The four-game nonconference portion of Kansas University’s football season, dotted with imperfections, ended with a perfect record, so only a lunatic could call it anything but a success.
But did it really reveal a great deal about this team that altered projections for its Big 12 fortunes? Coming into the season, this looked to be a team loaded with playmakers on offense and filled with question marks on defense. Still looks that way.
Do the Jayhawks look better, worse or about the same as we might have guessed in August? About the same.
Playing three lightweights — Northern Colorado, UTEP and Duke — in nonconference games virtually guarantees victories, but it doesn’t supply much of a measuring stick for a program. For example, which is the real KU defensive line, the one that sacked UTEP quarterback Trevor Vittatoe five times in the first half, or the one that went three quarters without a sack in a tight victory against Southern Miss?
The Jayhawks did reveal one thing about themselves in the Southern Miss. game that they couldn’t have against the first three opponents because of the mismatch in talent: They’re winners.
Just like a baseball pitcher who has to find a way to win when he doesn’t have his best stuff, Kansas found a way to win when its best unit, the offense, began sputtering. Four consecutive fourth-quarter stands and one huge sack from Jake Laptad served as another reminder that far more than improved talent is at the heart of Kansas turning around its football program under eighth-year coach Mark Mangino.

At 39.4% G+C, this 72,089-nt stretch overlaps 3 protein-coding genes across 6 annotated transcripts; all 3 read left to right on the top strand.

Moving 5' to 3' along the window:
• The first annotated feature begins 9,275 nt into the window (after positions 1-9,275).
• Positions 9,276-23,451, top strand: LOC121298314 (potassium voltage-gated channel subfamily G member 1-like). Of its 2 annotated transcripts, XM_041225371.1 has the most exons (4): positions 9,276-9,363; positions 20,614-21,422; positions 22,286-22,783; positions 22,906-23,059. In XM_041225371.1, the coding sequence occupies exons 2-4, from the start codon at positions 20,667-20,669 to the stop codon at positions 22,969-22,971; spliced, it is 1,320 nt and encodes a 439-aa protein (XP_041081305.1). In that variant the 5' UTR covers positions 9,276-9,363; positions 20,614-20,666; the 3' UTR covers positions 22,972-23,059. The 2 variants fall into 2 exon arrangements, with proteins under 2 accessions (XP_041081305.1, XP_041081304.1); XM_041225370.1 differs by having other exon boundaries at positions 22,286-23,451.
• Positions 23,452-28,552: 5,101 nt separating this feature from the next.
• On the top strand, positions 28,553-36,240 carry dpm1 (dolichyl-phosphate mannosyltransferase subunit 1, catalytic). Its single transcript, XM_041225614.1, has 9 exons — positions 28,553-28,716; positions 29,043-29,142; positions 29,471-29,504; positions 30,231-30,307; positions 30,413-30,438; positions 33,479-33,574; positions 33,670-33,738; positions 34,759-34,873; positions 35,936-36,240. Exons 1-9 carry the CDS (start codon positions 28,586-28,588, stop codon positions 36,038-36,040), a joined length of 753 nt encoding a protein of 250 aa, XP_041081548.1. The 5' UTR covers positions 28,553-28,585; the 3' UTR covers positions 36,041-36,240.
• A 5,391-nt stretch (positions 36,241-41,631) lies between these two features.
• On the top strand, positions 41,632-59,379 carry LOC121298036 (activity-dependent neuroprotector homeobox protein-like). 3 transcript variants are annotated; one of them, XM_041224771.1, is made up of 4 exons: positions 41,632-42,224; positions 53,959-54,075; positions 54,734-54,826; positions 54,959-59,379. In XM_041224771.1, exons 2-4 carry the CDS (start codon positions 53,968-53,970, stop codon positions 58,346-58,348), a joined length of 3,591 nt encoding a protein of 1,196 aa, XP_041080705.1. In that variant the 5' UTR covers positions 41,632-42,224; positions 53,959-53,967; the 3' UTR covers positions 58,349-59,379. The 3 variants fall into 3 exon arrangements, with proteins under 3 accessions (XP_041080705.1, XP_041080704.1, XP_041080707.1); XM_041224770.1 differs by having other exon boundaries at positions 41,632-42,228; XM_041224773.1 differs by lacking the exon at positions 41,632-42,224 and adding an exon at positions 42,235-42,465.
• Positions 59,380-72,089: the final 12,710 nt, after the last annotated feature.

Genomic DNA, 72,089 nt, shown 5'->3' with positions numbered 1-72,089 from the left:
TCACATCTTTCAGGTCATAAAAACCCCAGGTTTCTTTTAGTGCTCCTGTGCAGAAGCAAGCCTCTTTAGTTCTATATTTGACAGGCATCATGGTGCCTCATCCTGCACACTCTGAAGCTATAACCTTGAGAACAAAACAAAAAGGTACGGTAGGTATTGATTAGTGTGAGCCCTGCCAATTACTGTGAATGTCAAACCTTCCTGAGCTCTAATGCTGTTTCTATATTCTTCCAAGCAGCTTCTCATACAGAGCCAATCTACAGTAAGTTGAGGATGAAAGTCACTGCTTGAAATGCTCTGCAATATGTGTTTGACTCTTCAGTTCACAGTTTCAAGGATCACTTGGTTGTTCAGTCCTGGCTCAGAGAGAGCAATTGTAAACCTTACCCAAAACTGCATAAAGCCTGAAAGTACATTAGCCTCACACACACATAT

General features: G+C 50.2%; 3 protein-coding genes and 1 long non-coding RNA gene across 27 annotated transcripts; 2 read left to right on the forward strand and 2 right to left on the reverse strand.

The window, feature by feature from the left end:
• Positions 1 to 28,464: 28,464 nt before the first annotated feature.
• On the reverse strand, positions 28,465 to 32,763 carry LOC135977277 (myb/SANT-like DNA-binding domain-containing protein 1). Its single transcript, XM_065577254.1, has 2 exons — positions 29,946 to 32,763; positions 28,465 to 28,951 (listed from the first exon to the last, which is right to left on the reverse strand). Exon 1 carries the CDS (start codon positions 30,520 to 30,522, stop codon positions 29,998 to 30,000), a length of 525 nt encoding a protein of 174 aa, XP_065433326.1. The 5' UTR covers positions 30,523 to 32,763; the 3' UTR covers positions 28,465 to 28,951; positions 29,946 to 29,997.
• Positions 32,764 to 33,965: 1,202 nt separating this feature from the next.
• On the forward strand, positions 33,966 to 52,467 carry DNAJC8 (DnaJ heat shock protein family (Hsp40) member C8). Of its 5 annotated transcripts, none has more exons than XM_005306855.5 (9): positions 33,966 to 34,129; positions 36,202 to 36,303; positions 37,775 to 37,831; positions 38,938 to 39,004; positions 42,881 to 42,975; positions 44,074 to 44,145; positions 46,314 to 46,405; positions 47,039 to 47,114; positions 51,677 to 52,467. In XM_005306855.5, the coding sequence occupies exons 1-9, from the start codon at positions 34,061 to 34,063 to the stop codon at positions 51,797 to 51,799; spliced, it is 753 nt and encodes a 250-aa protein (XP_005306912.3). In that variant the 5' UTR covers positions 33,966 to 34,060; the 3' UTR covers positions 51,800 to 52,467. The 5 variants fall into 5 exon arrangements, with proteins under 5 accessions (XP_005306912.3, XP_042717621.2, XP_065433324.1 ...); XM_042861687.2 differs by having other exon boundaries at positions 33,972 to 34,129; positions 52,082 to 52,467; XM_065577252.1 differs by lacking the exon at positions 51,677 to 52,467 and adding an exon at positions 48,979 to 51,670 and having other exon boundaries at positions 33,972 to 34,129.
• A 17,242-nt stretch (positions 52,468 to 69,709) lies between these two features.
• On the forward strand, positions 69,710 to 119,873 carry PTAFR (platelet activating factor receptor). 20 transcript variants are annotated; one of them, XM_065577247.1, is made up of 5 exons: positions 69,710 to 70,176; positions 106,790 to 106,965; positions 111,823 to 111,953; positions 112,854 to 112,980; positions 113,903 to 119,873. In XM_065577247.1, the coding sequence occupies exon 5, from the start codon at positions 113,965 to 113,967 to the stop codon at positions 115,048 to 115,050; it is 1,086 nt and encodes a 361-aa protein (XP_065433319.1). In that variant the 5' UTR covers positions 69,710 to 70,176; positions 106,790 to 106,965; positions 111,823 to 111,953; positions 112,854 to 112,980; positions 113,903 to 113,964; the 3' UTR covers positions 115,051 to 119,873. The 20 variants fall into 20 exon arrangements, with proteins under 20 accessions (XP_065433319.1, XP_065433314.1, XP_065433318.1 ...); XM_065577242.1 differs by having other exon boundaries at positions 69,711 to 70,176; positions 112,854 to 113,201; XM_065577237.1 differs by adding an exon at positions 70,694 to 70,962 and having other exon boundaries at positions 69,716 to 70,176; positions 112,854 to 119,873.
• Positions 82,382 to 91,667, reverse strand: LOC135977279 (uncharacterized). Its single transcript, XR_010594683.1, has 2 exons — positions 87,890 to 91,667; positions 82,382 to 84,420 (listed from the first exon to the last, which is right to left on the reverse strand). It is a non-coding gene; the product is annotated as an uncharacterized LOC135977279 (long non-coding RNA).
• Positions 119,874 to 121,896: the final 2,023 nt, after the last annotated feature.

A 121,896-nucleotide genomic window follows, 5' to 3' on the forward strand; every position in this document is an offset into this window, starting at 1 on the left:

It’s no major stretch to reach the conclusion that Kansas didn’t win the Southern Miss. game in the middle of Saturday afternoon, rather in the middle of summer during Camp Dawson, under the supervision of strength and conditioning coach Chris Dawson, and, later, during Mangino’s two-a-days.
“Most definitely,” Laptad said of the seeds of this victory being sewn during Camp Dawson. “All the running after practice, all the conditioning, all that came out in the fourth quarter.”
Thanks to the clutch finish by a defense that looked ordinary for the first three quarters against a talented, disciplined, creative offense, Kansas is two-thirds of the way toward facing Oklahoma with a 6-0 record.
Awards aren’t given after the nonconference season, but if they were, here’s who would deserve them:
MVP: Todd Reesing doesn’t have the offense dominating yet, but his numbers still dazzle. He has a 67.1 completion percentage, 7.95 yards per attempt and has nine touchdown passes and just two interceptions. His best numbers: a 24-6 record as a starter.
Top Rookie: True freshman running back Toben Opurum isn’t as shifty as Brandon McAnderson was, but he has more power and already looks to be the program’s best receiver out of the backfield since Clark Green. Opurum averages 4.6 yards per carry, has rushed for six touchdowns and has 10 receptions (10.6 yards per, one touchdown).
Most Improved: Defensive end Maxwell Onyegbule has three sacks and two more tackles for loss and generally looks more confident and aggressive.